question of fear and insecurity about the future, about who we are and
what we should be.
Read more: In Interesting Times
Created on Friday, 24 October 2008 09:23
Written by The Real News
Read more: Colombia: Rising Against Uribe
Colombia's indigenous protest against UribeT
housands gather for 62-mile march to demand justice and land
10,000 indigenous Colombians are marching against President Alvaro
Uribe's policies. The protest comes one week after violence erupted
during demonstrations to press for land reform and dialogue with the
Created on Friday, 24 October 2008 06:44
Written by Chris Cook
The Torturer's Apprentice: Canada's Role in Horror War
by C. L. Cook
course it's hardly news: 'Canada had role in torture.' Yeah. What?
Maher Arar. Omar Kadr. Actions committed and crimes of omission;
habeas corpus went the way of the PATRIOT Act long ago up here, and
it's worse in Over There
Canadians are getting next to no
real information from the front. Apart from casualty figures, and the
attendant interviews with families surviving their loss, the day to day
details on Canadian Forces commission of the occupation are vague. The national press seem disinterested in the details.
So imagine my surprise to find Canada of interest, and in the headlines over there?
Read more: The Torturer's Apprentice: Canada's Role in Horror War
Created on Friday, 24 October 2008 04:50
Written by Tom Engelhardt
Wrecked Iraq: What the Good News from Iraq Really Means
the Smoke Clears in Iraq: Even before the spectacular presidential
election campaign became a national obsession, and the worst economic
crisis since the Great Depression crowded out other news, coverage of
the Iraq War had dwindled to next to nothing.
National newspapers had
long since discontinued their daily feasts of multiple -- usually front
page â€“ reports on the country, replacing them with meager meals of
mostly inside-the-fold summary stories. On broadcast and cable TV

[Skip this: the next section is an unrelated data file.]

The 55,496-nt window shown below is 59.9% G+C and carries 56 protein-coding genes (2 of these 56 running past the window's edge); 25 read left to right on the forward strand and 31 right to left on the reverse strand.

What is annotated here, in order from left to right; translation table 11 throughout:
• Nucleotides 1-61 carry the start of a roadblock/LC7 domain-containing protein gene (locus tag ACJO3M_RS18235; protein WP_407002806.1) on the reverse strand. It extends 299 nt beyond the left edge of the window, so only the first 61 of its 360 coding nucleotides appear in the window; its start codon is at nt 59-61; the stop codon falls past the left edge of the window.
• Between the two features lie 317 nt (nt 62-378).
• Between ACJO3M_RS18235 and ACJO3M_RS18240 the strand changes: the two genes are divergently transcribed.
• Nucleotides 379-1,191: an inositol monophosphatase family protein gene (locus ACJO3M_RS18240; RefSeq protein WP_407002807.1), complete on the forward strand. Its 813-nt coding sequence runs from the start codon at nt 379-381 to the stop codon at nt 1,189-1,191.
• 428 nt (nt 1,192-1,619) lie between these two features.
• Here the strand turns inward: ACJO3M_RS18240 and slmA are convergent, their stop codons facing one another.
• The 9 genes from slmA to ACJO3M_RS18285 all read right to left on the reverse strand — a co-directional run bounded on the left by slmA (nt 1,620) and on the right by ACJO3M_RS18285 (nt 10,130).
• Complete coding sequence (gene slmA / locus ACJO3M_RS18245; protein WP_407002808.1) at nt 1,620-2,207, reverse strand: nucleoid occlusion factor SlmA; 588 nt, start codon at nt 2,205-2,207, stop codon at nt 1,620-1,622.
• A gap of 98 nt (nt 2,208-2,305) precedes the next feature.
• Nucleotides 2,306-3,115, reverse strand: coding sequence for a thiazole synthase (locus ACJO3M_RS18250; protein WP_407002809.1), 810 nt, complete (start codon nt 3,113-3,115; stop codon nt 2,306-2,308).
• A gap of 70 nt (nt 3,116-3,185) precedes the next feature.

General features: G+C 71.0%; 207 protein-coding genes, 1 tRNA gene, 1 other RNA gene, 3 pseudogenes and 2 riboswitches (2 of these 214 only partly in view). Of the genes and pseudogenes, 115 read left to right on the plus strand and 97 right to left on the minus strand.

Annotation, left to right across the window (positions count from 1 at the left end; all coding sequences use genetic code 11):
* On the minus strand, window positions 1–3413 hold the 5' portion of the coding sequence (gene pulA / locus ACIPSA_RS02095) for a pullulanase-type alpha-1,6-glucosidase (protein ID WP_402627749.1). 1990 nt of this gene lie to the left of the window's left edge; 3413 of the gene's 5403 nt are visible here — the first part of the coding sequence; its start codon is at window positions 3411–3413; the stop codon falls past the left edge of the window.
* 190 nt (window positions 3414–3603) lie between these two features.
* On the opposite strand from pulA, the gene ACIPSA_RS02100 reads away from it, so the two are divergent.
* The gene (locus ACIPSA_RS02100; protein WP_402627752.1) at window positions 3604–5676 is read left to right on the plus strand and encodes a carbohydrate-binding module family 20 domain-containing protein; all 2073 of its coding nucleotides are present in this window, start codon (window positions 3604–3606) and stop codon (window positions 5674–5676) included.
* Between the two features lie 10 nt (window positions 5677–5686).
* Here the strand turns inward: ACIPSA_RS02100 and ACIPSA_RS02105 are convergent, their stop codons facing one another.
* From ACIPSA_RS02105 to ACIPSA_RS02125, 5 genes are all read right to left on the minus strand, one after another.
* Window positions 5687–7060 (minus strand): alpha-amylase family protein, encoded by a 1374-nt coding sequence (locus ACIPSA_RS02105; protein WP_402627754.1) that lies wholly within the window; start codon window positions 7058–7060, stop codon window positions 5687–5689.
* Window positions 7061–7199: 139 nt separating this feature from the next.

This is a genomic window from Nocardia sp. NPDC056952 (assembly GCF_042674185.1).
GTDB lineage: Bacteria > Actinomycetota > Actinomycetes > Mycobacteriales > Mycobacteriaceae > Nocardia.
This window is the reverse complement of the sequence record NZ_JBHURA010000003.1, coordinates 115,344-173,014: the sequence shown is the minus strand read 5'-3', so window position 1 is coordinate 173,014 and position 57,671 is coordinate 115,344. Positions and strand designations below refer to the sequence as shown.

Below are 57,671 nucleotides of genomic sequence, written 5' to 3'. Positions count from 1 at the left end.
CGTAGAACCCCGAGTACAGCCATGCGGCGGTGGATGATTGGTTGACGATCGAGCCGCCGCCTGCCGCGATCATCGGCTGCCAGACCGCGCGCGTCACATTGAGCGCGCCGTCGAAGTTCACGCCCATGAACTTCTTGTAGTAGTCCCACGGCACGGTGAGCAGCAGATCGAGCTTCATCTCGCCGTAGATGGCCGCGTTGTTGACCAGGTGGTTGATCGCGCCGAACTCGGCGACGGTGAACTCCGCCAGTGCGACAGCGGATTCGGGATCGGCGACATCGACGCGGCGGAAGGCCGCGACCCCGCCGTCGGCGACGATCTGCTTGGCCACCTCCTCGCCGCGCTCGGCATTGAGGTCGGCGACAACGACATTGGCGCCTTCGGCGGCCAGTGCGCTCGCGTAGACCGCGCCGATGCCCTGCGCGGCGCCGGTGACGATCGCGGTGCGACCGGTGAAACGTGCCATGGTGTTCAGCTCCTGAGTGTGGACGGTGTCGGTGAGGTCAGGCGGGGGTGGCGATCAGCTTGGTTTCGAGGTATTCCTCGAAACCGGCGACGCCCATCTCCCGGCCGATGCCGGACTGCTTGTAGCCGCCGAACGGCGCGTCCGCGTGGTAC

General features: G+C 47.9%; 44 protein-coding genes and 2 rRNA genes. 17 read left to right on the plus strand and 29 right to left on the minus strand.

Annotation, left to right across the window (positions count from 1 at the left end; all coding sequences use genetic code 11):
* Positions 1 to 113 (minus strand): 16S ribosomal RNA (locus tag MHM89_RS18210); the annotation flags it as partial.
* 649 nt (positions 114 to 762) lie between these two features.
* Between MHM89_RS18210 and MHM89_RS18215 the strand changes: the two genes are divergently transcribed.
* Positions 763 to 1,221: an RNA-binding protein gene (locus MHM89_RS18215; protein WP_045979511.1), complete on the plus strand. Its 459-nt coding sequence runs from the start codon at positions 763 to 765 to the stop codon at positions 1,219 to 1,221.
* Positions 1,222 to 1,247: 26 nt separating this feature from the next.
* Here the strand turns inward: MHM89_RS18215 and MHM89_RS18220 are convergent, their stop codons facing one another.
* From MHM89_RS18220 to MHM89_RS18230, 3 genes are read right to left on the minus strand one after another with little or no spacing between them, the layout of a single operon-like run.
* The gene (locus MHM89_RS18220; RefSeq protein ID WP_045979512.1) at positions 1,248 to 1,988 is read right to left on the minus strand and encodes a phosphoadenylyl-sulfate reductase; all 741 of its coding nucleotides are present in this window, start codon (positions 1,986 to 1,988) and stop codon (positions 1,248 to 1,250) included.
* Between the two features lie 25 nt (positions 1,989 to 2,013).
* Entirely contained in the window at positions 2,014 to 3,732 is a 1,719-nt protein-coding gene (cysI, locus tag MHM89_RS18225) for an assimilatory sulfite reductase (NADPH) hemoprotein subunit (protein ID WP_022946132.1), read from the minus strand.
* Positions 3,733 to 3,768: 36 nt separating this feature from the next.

channels, where violence in Iraq had once been the nightly lead, whole
news cycles went by without a mention of the war.
The tone of
the coverage also changed. The powerful reports of desperate battles
and miserable Iraqis disappeared. There are still occasional stories
about high-profile bombings or military campaigns in obscure places,
but the bulk of the news is about quiescence in old hot spots,
political maneuvering by Iraqi factions, and the newly emerging
routines of ordinary life.
Read more: War Without End: What the Good News from Iraq Really Means
Created on Friday, 24 October 2008 04:23
Written by Mickey Z
Chomsky, Zinn, and Obama
by Mickey Z.
nother Election Day approaches and Iâ€™m reminded of something the late
Pakistani dissident, Eqbal Ahmad said about Noam Chomsky in the book,
Confronting Empire (2000):
â€œHe (Chomsky) has never wavered. He has
never fallen into the trap of saying, â€˜Clinton will do better.â€™ Or
â€˜Nixon was bad but Carter at least had a human rights presidency.â€™
There is a consistency of substance, of posture, of outlook in his
But along came 2004â€¦when Chomsky said stuff like this:
Read more: Chomsky, Zinn, and Obama
- â€œAnyone who says
â€˜I donâ€™t care if Bush gets electedâ€™ is basically telling poor and
working people in the country, â€˜I donâ€™t care if your lives are
destroyedâ€™.â€ And like this: "Despite the limited differences [between
Bush and Kerry] both domestically and internationally, there are
differences. In a system of immense power, small differences can
translate into large outcomes."
Created on Friday, 24 October 2008 03:31
Written by Chris Davenport
Read more: Canada: Harper Promises Half-Trillion Dollar Military Expansion
Dr. Evil to Spend $490 Billion on Military Implementation of the SPP
by Chris Davenport
anada is currently on a course that will see its military incorporated into neoconservative plans for a "New American Century". This
plan is being facilitated by a "Revolution in Military Affairs" (RMA),
a high-tech "transformation" of the U.S. military which depends upon
the domination of space.
The Project for a New American Century
successfully predicted in 2000 that "the process of transformation,
even if it brings revolutionary change, is likely to be a long one,
absent some catastrophic and catalyzing event - like a new Pearl
The Harper government is pushing the RMA agenda in
Canada through the "Canada First Defence Strategy" (CFDS). Under the
CFDS, Canada will spend $490 billion over the next 20 years to
transform its military to be entirely "inter-operable" with the U.S.